Dear Lynne, Thank you for the card. ‘Thinking of you’ and then I’m thinking of you, which helps a lot because then I’m not thinking of me. What kind of lousy, where does the mind, go, what type of
Thanks for the card. Funny, I was thinking of you too–and wondering if you had been off to see Marta in Spain–as things started to fray. Covid has us on holiday, trapped, sort of. There’s laundry, groceries, dishes, reading, email, News feed on the phone–repetitive, alarming, society slow to get a grip–now there are people purposefully breaking lock-downs. Mental.
And all the while thinking of Gemma. This time last year she was taking Bio 12, in order to become a Lab Tech through VCC. She had signed up during an Open House at Vancouver Community College, then delayed it a year. She got 2 anatomy courses in the fall, in case she wanted to go into Occupational Therapy–but then thought an easier course, a shorter career post-secondary.
Last summer was Cluculz Lake (I couldn’t figure out why Eating Disorders Outpatient Clinic hadn’t nabbed her before or after her spring course ended. Her answer was that there wasn’t a bed at 4NW St. Paul’s but there would be after Cluculz.
How convenient, I thought it, so god knows why I didn’t pry, and just say. Or maybe I did. Always an answer.
And, looking at horizon thinking, why didn’t I drive to Prince George Regional instead of hitting the highway! I think I believed the St. Paul’s Hospital explanation, knew we were on the edge, and felt ‘Fast!’ to Vancouver.
I was brainless. And then St. Paul’s admission, but “no visitors” as a strategy. I phoned (and cell phones did a lot of harm–use Facetime!, don’t text or chat, ask hospital for bedside phone #!) But we knew routine at 4NW so well.
I argued, but only once, “I’ll come and see you,” hopeful and happy, things going the right way towards recovery, but she was annoyed and firm. I think I could’ve worn her down but for some reason I never bugged her again to visit, trying to be supportive? I can’t say. Texting, calling. Staying busy. The condo was for sale, we had an offer on a house in Salmon Arm, a yard, a garage, a workshop, a fresh beginning, though she had said, “No, I won’t be joining you there,” a misguided attempt at shifting-gears for life and recovery.
Then after six weeks she “got out,” she called, “Want to go for a drive?” I picked her up at her place, 7th and Cambie. At two lbs a week there would be a visible change. I drove over and she came out and I was shocked, speechless, thinking, “I want my money back–you aren’t any better!” I said, “Does St. Paul’s know what they are doing?” Just out for a pass, have another two weeks. What I didn’t know was a year earlier she had a self-admission and argued about finishing lunch on day 10, and a dietitian said, Finish, or Feeding Tube, or Discharge? And anorexia chose discharge.
Sam said, “I never heard of that admission,” but remembered her friend Clara (now living in Montreal unfortunately) helped Gemma take her stuff on the bus for that admission. I was working, a couple months until retirement, Sam was on the Coast, seasonal work painting. Ten days later she was on the street, headed back to her bachelor. We didn’t know. And she never went back.
Mental Health is really hard to understand. Fear I guess. Truth is what we believe. We default to assuming, fiction with trimmings is fact.
Gemma was a lit’ major. Do you know much about metaphors? What do you think of this, “It (the eating disorder) is like having to let go of a log in order to swim to shore.” Me, I see this rapid flowing river. So, long ago, she asked me, Would you let go of the log? I said I could perfectly understand hanging on to that log. Wrong answer. It’s not a river, it’s a lake. How am I to know. One has to let go of addictive behaviour and swim to shore!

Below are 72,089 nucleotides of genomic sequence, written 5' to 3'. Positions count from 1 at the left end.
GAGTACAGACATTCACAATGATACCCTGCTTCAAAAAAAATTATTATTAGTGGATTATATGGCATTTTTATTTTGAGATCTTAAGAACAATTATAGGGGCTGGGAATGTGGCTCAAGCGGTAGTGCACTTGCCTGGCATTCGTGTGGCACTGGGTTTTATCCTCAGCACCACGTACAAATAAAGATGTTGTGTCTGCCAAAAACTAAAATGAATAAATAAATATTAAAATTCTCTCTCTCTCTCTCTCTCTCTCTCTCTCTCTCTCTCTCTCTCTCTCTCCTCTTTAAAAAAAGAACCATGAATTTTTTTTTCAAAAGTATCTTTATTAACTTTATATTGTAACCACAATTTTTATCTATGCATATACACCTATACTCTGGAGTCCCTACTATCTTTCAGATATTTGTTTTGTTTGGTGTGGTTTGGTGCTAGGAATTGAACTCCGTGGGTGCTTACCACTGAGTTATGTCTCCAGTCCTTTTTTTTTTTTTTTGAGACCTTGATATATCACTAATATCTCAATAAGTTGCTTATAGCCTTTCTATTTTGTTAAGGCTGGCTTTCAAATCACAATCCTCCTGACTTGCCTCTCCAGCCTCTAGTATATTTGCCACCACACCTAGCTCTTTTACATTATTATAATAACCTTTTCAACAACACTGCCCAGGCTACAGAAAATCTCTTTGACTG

So it turns out (now this would be funny if it wasn’t so dreadful) she told her therapist I was in agreement, it is too hard to let go of anorexia. Her therapist apparently thought I was, too. She carefully explained (according to meeting notes–$150 and they forward meeting notes after a therapy appointment), the therapist said, Well, your mother loves you and doesn’t want to see you hurting.
If the therapist had asked us to attend appointments? I could have cleared up the river versus lake miscommunication! I drove Gemma to some of those appointments. I thought the therapist was busy helping Gemma find a way free of her fears. Instead her form of therapy sort of sought issues that might be propelling the disorder. Like? Dumb parents. And Job #1, first you’ve got to eat. Seldom did they discuss food. After years with this therapist, she finally said to Gemma, You seem to be afraid I might have you pink slipped (committed) but Gemma, you need to know I would never do that.
Problem was, Gemma wanted someone to prevent her from continuing–she must have been surprised, dismayed, terrified, to learn, the therapist was not keeping her safe and accountable.
I wasn’t on the same track as Gemma. Neither was the trusted therapist. Gemma quit after a couple more weeks. That was in March. The therapist wrote, You are taking a break from therapy, I will inform the dietitian (weekly meal plan, collaboration, $65). So, therapist left Gemma in the hands of the dietitian. Gemma was a fan of the dietitian’s podcast, “Eat Cake,” about staying fed and healthy, science and nutrition.
Gemma made it to late April with dietitian, made and cancelled appointments (over and over). After Gemma died the dietitian was upset and consoling, trying to figure it out. She said she knew Gemma was afraid (to be hospitalized; and to be a disappointment in their trusting relationship). She could not follow the meal plan. Though we all knew that she always had a plan to follow the plan, starting tomorrow or next week.